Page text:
Questions from Paris on PMOs


This past weekend I attended a legislative data transparency conference in Paris, where parliamentary monitoring organizations from around the world converged to share ideas, identify common obstacles, and discuss a joint declaration on how we hope legislatures will open up. This was the second gathering of this kind that I’ve been involved in, following a conference in Washington, DC, this past spring at which the first draft of this legislative declaration was unveiled. (In the near future, we’ll have a lot more to say about the declaration, Sunlight’s role, and the overall project.)

While some organizations have been around for years, it is only recently that an international network of Internet-centric PMOs has begun to coalesce. I was struck by how many organizations have built substantive parliamentary monitoring websites as part of voluntary unpaid efforts of staff moonlighting from their day jobs, and that these efforts have been sustained over many years. This reminder was a striking contrast from a debate raging back in North America, where citizen-programmers were lumped in with other data transparency advocates as the tools of the well-to-do that merely serve to entrench power, not democratize it. (Surely there’s a role for access to quantitative as well as qualitative information, but that’s a debate for a different blogpost.)

While there are many questions about the future of our collective endeavor, I have none about the principles underpinning the release of government information to the public in a democratic society. It is only by the consent of the governed that governments have a right to exist, and for consent to be real it must be voluntary and informed. The sustenance of an informed debate is written into the US Constitution, and thrives in free societies around the world. While less inspirational, similar values require governments to maximize the utility of their actions, including minimizing costs to society incurred when useful information gathered at public expense is lost or unavailable.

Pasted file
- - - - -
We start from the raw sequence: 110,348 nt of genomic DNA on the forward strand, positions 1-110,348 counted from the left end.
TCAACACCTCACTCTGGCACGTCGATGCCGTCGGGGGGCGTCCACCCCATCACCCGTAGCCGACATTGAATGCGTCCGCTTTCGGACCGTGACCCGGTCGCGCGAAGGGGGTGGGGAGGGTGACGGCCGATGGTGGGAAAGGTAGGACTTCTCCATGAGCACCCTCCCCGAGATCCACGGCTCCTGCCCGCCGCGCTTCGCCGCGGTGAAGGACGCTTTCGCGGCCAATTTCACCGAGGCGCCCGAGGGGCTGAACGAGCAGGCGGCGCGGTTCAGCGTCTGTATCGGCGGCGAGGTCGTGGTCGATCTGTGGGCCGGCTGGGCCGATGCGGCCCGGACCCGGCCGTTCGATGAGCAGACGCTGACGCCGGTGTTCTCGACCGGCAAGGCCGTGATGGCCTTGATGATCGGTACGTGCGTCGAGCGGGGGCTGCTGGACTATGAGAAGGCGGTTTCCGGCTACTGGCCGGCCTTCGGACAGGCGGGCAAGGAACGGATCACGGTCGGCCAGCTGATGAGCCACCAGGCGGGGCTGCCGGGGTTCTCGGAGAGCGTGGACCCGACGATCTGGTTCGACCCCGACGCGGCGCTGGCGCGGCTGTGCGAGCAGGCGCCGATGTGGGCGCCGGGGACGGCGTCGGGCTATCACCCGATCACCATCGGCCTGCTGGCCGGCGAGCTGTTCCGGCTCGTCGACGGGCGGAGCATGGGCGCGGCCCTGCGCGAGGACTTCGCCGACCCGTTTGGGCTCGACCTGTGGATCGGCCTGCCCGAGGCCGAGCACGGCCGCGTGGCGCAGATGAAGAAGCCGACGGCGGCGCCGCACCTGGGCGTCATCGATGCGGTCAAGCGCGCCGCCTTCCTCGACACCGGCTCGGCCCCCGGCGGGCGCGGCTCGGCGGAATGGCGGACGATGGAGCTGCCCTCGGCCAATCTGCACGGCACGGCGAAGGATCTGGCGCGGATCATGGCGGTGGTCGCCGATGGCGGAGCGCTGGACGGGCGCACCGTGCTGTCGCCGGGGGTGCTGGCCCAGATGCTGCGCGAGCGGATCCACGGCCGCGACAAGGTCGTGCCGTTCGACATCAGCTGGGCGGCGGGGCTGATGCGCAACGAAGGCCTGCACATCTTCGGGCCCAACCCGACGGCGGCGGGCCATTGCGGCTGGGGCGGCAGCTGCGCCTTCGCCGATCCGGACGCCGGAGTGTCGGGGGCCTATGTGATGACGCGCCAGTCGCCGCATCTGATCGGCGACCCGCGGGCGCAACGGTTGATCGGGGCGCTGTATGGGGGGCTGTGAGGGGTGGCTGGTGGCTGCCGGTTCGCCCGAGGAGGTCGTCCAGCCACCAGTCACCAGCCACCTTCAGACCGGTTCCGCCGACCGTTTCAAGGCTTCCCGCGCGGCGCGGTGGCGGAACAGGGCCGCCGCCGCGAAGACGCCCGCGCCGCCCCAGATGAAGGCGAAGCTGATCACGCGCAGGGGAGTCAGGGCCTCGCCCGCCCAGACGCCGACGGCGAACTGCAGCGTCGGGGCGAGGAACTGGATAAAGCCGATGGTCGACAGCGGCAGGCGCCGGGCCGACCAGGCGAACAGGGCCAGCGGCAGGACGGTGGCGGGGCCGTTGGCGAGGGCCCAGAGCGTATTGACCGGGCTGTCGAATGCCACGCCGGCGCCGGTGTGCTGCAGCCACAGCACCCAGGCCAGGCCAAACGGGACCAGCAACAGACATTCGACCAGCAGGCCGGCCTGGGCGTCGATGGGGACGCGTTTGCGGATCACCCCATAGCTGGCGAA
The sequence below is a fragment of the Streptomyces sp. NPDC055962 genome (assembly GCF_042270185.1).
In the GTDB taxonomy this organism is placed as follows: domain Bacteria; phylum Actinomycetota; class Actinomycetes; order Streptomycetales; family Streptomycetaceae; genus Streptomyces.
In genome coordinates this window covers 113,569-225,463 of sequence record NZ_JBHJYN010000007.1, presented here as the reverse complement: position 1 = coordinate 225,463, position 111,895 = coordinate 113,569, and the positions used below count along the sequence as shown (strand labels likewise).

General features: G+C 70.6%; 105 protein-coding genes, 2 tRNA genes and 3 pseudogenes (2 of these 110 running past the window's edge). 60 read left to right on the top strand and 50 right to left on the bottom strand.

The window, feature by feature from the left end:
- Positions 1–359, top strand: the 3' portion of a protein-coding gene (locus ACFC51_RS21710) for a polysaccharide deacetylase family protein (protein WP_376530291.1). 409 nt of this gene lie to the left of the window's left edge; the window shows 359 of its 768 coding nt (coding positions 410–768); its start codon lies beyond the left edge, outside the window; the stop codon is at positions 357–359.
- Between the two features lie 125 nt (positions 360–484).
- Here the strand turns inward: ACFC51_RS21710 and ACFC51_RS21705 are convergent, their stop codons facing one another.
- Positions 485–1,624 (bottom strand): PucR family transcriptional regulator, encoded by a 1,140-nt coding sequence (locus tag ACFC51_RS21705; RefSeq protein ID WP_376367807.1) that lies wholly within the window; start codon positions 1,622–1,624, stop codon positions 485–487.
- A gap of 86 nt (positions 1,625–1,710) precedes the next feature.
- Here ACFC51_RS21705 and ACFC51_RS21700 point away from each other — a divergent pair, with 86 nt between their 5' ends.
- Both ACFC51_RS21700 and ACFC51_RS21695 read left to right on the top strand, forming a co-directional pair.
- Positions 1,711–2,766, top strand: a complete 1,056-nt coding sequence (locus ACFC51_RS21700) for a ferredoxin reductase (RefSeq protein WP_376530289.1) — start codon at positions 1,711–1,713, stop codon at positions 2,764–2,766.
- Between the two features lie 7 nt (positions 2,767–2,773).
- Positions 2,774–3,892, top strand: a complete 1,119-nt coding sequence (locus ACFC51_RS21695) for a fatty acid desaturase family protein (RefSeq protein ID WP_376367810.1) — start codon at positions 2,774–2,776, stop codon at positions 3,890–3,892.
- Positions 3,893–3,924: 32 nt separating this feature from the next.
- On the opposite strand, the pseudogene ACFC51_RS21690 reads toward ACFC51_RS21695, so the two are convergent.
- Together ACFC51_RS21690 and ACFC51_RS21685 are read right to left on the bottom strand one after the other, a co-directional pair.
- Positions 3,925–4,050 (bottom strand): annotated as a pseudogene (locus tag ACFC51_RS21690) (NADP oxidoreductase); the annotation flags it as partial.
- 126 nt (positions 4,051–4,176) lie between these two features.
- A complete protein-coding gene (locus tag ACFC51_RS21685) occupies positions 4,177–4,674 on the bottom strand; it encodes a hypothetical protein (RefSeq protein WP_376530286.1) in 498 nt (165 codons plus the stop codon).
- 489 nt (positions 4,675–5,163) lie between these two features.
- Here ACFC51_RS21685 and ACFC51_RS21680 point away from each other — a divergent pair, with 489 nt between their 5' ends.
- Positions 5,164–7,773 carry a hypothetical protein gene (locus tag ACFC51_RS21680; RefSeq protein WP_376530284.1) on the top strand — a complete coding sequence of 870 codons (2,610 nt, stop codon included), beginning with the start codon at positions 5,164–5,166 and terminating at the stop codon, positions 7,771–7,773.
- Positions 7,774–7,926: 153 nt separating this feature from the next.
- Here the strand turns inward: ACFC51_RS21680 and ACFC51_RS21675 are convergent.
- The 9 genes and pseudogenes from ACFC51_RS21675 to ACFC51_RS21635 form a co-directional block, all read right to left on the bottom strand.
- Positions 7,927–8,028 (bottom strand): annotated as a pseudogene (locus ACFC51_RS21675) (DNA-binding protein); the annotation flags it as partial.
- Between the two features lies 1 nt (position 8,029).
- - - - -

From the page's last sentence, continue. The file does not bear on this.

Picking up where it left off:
When I think about how we externalize the costs of public goods, I cannot help but consider questions surrounding organizations dedicated to public access to and preservation of legislative information. (Many of these questions have been raised by others and are not original to me.)

Some questions are existential: how can these organizations build viable long-term funding mechanisms that do not undermine their raison d’être? To what extent will a multi-national effort enhance and empower actors in each country — and will it lower barriers to entry of new actors? How can successful advocacy efforts be paired with successful efforts to capture information to create a virtuous cycle that works for the organization and society?

Other questions are philosophical: is it good that these organizational efforts may change the balance between direct versus representative democracy? Where are the boundaries at which transparency encounters other principles of governance — such as the need for private deliberations, those matters of state that must be kept secret for security purposes, the protection of citizen privacy, and resource limitations — and how are these competing demands resolved?

And there are the pragmatic questions: how should we foster and develop staff inside government who understand the relationship amongst technology, transparency, and governance and can empower the government to lead? Given limited resources, how should government balance releasing information intended to improve services versus information aimed at making government accountable — or is this a false dichotomy? How do organizations encourage the government to institutionalize its role as information provider so that it becomes a part of business as usual? Are some societies constituted such that transparency can undermine some democratization efforts?

It is difficult to fully envision how the emergence of parliamentary monitoring organizations will change our systems of democratic self-governance. While we cannot predict how old power structures will adapt to these new realities, or how society will respond  to increasingly accessible information about governance, it is through working together and making legislative information more widely available that we can hope to deepen the role that individuals play in shaping their societies.